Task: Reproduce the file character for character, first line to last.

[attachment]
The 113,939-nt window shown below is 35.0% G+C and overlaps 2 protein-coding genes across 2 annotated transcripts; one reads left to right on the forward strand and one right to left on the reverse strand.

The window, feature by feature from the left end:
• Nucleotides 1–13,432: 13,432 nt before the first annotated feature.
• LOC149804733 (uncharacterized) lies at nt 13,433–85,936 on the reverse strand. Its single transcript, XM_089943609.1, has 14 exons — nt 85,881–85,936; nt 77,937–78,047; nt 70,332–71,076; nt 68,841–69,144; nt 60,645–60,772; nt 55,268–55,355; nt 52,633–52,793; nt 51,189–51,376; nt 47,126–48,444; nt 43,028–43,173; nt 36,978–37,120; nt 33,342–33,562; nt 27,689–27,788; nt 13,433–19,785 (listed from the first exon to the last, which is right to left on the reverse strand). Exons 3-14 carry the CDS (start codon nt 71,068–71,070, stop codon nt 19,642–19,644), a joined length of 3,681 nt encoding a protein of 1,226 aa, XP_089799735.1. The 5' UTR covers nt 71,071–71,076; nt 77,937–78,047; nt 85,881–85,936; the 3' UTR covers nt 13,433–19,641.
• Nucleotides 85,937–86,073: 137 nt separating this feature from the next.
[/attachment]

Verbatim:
The 113,939-nt window shown below is 35.0% G+C and overlaps 2 protein-coding genes across 2 annotated transcripts; one reads left to right on the forward strand and one right to left on the reverse strand.

The window, feature by feature from the left end:
• Nucleotides 1–13,432: 13,432 nt before the first annotated feature.
• LOC149804733 (uncharacterized) lies at nt 13,433–85,936 on the reverse strand. Its single transcript, XM_089943609.1, has 14 exons — nt 85,881–85,936; nt 77,937–78,047; nt 70,332–71,076; nt 68,841–69,144; nt 60,645–60,772; nt 55,268–55,355; nt 52,633–52,793; nt 51,189–51,376; nt 47,126–48,444; nt 43,028–43,173; nt 36,978–37,120; nt 33,342–33,562; nt 27,689–27,788; nt 13,433–19,785 (listed from the first exon to the last, which is right to left on the reverse strand). Exons 3-14 carry the CDS (start codon nt 71,068–71,070, stop codon nt 19,642–19,644), a joined length of 3,681 nt encoding a protein of 1,226 aa, XP_089799735.1. The 5' UTR covers nt 71,071–71,076; nt 77,937–78,047; nt 85,881–85,936; the 3' UTR covers nt 13,433–19,641.
• Nucleotides 85,937–86,073: 137 nt separating this feature from the next.